Go with the flow: how period clothing went mainstream

Every woman who has ever had their period knows the horror story. But for many, it is a reality. My period happened while I was reporting on a festival at Governors Island in New York. It was hot and humid in August. I was wearing a white linen gown and cotton underwear. All day, I was interviewing people. I was approached by a woman later. I assumed she wanted to talk about the festival. She had another idea.
She said that I had brought you water as I believe you might have been sitting in something. A stain about the size of a football was found inside a portable toilet. It was the colour of red grapes and rust. It was the first time I had ever experienced my period. A dear woman saved me from it. This was the worst case scenario. It would have been worthy of a section in a teenage magazine. Yet, I had been having periods for 25 years. It is hard to believe how many years I have been doing this. This story continues to make me cringe. It is a long way to say that I should probably be investing in period-wear.

Thinx Period Wear

You may have already heard of period underwear. If not, then you might be familiar with knickers made of a combination of anti-microbial fabrics and moisture-wicking fabrics. These companies tend to keep the formula secret. The fabric draws liquid away from your body and traps it in the fabric, allowing you to bleed as freely as possible. They can be worn as either a backup to sanitary wear or in lieu of it, depending on how confident you are.

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Although period pants have been around since at least the mid-90s, my first attempt was more than a decade ago. I was working for a feminist magazine when we were given Lunapads (now known as Aisle) and it was over a decade ago. It didn't work out. It was cotton pants with thick gussets, almost as if there were cotton pads inside. They felt almost like wearing a sanitary pad. They were useful for back-up while on flights and camping trips, but I didn't feel completely reassured. They began to stretch and I decided to throw them away.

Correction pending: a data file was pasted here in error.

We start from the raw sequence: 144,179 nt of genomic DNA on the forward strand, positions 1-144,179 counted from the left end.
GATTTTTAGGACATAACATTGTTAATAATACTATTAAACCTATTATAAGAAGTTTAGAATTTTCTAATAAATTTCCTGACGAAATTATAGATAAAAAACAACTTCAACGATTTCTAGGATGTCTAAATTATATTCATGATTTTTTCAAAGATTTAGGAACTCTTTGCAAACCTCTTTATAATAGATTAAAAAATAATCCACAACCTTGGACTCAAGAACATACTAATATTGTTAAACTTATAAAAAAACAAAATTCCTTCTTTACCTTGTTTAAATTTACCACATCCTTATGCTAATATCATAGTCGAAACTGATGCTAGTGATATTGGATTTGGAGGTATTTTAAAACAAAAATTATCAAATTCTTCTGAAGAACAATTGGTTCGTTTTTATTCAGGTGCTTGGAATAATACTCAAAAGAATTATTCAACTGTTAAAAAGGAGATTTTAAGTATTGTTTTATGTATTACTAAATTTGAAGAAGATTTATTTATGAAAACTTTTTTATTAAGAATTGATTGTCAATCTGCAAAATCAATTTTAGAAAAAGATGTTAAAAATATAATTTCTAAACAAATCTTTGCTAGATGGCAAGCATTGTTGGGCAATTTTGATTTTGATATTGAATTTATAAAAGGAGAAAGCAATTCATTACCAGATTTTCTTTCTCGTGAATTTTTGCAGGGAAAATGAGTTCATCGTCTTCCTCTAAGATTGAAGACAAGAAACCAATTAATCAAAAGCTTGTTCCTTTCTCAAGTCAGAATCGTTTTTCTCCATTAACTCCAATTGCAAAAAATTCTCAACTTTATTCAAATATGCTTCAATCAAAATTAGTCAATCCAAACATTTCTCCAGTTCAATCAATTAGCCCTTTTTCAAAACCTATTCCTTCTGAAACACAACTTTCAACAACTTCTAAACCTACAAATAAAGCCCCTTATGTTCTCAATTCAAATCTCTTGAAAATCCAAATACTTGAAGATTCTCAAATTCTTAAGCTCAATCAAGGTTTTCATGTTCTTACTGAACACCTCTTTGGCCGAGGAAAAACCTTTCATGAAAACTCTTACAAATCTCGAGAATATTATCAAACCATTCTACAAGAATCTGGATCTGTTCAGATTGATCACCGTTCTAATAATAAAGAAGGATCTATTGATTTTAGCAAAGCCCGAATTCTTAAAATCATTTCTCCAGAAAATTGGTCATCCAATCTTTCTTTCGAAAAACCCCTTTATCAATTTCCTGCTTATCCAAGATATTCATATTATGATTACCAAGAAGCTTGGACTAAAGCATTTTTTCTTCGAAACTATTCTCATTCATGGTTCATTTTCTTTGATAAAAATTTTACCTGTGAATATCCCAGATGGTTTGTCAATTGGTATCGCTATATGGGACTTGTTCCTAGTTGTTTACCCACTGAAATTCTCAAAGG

Period-swimsuits, period-sleep-shorts, and period-leotards are available in a variety of colors.

However, times change. The market for period pants has seen a lot of improvement and is now booming. They have also branched out. There are now colourful period-leotards and period-exercise-wear, period-swimsuits and period-sleep shorts. Thinx even offers a blanket for as low as $370 made from moisture-wicking cotton. This is presumably for sex.

Shama Amalean, Thinx, said that there hadn't been any innovation in period care since 1930s when we launched. This category was dominated in single-use disposables including tampons (88%), which have single-use application devices.

The goal is not to ban taboos about periods but to normalize them. Photograph by Kellie French/The Guardian

Although period-clothing is a new market, it is growing. Knix, a Canadian company that also sells leggings, bodysuits, and other clothing, raised C$53 million (31m) during a fundraising round last spring. Karla Welch (Hollywood superstylist) co-owns The Period Company. She counts Tracee Ellis Ross, Justin Bieber, and other celebrities as clients. Recently, the company launched a line affordable shorts starting at $12.

Ruby Love sells period-swimwear and Dear Kate makes leak-proof athleisure. Wuka stands for Wake Up Kick Ass and is the UK's first period-underwear business. It was founded in 2017 and sells periodproof boxers.